Camping in Kenya’s national parks
Kenya’s national parks are beautiful and affordable places to camp on budget safaris. Kenya Wildlife Services (KWS) manages Kenya’s national parks and offers both public and special campsites. The daily, per-person rates range from Kshs. 200 for citizens and residents to $50 for non-residents, depending on the campsite type and location. Campers must also pay the daily rate for park entrance. looking to utilize public campgrounds. Private campsites offer more amenities and are only available to those who can afford or book them in advance.
When done in a safe and responsible way, camping can be an incredible experience that allows you to truly appreciate Kenya’s beautiful landscapes and wildlife. With the right preparation, camping in Kenya’s National Parks can be an incredible and rewarding adventure.
Public vs. special campsites
There are two types of KWS campsites available in national parks: public and special. If you are looking for an affordable place to camp that does not require advanced bookings, look into public campsites. The public campsites at each park are usually situated close to the main entrance. They offer basic toilet and shower facilities, but you will need to bring your own camping equipment such as tents and sleeping bags. If you want a more private experience, look into special campsites. They typically do not include any amenities, but you are guaranteed to have the whole site to yourself.
- Campsite shared with other campers
- No advanced booking required
- Daily per-person fees
- In most cases, basic camping facilities are provided (e.g., water, toilet, bathroom)
- Exclusive use of campsite
- Advanced booking required with the warden or KWS headquarters
- Daily per-person fees, plus a one-time booking fee
- Facilities are not provided unless otherwise stated
Campsite locations in national parks
Planning to camp in national parks
All campers must bring their own camping supplies, such as tents and sleeping bags. Make sure you have plenty of mosquito repellent, sunblock, headlamps/flashlights, first aid supplies and warm clothes for cold nights. Another important item to bring is a portable water filter or purification tablets in order to make sure your drinking water supply is safe. You can review KWS’s lists of safari and camping essentials for more ideas about what to bring.
- Research: Make sure to research the area you are interested in camping at ahead of time. You need to know if the park is open and what rules, regulations and restrictions apply.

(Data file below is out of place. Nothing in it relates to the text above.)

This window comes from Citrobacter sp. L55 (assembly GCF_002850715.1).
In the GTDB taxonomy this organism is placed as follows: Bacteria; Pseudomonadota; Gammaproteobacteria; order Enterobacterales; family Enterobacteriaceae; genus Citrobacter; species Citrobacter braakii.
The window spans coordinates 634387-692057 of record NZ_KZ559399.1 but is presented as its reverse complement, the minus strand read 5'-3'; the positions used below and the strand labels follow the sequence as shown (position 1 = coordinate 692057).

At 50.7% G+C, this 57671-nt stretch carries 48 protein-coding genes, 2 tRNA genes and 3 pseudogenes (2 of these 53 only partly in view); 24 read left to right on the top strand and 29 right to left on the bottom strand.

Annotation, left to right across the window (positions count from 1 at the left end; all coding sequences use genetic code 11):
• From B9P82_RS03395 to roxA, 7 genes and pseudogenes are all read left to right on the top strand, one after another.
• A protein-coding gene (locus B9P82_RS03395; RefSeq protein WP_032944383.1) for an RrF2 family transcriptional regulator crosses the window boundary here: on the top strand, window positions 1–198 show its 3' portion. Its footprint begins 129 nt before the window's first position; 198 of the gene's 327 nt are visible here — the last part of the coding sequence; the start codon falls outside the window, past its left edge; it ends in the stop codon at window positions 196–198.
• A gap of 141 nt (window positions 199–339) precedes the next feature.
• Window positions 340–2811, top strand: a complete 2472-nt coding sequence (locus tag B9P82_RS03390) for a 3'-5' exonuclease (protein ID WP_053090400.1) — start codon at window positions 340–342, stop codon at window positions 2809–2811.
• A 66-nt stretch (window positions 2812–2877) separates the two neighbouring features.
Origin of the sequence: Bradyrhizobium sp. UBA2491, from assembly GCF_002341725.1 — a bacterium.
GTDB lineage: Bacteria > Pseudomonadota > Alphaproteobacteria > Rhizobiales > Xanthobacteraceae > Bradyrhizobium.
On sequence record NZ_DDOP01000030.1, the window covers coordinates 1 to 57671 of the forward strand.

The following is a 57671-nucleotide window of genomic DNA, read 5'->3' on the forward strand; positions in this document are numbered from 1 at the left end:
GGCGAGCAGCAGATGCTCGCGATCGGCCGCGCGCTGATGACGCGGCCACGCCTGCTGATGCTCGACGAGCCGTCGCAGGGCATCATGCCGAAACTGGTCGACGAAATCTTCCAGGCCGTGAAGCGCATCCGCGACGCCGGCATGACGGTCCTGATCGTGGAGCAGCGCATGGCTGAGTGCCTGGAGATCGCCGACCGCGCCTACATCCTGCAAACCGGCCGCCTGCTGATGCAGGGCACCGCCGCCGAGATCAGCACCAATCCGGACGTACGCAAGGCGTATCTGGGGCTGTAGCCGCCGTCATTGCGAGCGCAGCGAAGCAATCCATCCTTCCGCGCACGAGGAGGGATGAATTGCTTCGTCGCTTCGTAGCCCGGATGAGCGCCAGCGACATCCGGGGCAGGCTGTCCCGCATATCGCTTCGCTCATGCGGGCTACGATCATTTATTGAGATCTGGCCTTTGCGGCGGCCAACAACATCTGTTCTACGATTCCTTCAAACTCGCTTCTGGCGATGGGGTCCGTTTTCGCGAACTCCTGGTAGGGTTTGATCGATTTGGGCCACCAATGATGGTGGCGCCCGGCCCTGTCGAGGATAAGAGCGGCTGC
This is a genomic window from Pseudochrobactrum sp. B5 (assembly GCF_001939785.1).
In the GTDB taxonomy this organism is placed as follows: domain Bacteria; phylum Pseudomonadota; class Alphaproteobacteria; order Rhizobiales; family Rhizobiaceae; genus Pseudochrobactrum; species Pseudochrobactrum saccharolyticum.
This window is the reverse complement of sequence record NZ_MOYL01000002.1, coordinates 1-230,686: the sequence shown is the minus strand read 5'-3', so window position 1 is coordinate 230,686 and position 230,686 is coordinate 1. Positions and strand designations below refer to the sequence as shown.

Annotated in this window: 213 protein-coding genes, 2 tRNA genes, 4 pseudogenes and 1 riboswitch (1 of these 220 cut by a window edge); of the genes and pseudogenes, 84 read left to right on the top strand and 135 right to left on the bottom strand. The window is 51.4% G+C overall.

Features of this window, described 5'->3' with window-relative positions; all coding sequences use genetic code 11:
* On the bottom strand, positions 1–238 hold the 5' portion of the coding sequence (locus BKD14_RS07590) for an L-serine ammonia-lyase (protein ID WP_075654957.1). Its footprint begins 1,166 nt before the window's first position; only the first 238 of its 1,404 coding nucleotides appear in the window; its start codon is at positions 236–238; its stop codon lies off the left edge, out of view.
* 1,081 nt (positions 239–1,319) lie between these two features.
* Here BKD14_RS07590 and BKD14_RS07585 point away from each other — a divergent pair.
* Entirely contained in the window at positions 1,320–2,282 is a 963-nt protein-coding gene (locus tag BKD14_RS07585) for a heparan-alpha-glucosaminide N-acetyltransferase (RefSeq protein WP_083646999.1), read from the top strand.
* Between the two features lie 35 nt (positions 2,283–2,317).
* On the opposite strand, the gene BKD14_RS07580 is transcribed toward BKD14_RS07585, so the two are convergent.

- Prepare your packing list: Be sure that you have all the necessary gear such as tents, sleeping bags, blankets etc. Bring enough food and water to last throughout your stay.
- Choose a safe location: When you get to the park, choose an area that is well-lit and away from wildlife. Familiarize yourself with the rules of the park such as where campfires are allowed and which areas are off-limits.
- Follow safety protocols: Respect the natural environment and follow all park rules. Never leave your campsite unattended at night and always be aware of your surroundings. Read this guide explaining the safety and security situation in Kenya.
Tips for camping in national parks
When camping in Kenya’s National Parks, you will need to observe basic safety guidelines. First and foremost, never camp alone in the bush; always find a group of people or a designated campsite to stay at. Ensure that you have enough camping supplies for the duration of your stay and never leave food out in the open. And, most importantly, always pay attention to park-specific safety regulations.
When choosing a campsite in any of Kenya’s national parks, it is important to select a spot away from animal pathways. Make sure there are. Make sure your tent is securely set up and all belongings are locked away. It is also important to never leave a fire unattended, as bush fires can spread quickly.
- Follow the KWS rules, regulations and guidelines at all times
- If not renting one of our campervans, bring your own camping equipment such as tents, sleeping bags, blankets etc
- Bring enough food, water, and supplies for your stay
- Keep a clean campsite by disposing of rubbish properly
- Have a back-up plan in case of bad weather
- Respect the local culture and environment by not disturbing wildlife or flora
Rules for camping in national parks
When camping in Kenya’s national parks and reserves, it is important to adhere to the rules set by KWS.
- Pitch your tent only at designated campsites
- Do not disturb or interfere with wildlife
- Refrain from engaging in any activities that may alter the natural environment of the park
- Do not litter or bring in any hazardous materials
- Respect other campers and park staff
- Keep campsites clean by taking all trash with you
- Do not bring any single-use plastic product into parks
- Check with KWS about fire regulations before starting a campfire. Some parks restrict campfires to designated areas only
Booking a campsite
Public campsites do not have to be booked ahead of time. You can pay the daily camping fees at the park’s entry gate.
You can book a special campsite by contacting KWS at +254 726 610 533 or firstname.lastname@example.org. The nonrefundable reservation fee is Kshs. 7500 per booking, per group.
Location-specific camping guides
- Amboseli National Park has one public campsite.
- Aberdare National Park has two public and eight special campsites.
- Maasai Mara National Reserve is one of the most popular safari destinations in Kenya. As a national reserve, it is run by Narok County rather than KWS.
- Lake Naivasha: There are conservancies and privately-run campsites around Lake Naivasha. Hell’s Gate National Park has the closest KWS campsites.
- Mt. Kenya National Park has seven public campsites.
- Nairobi National Park does not have campsites inside the park. There are several affordable campgrounds within a few minutes’ drive of the park entrance.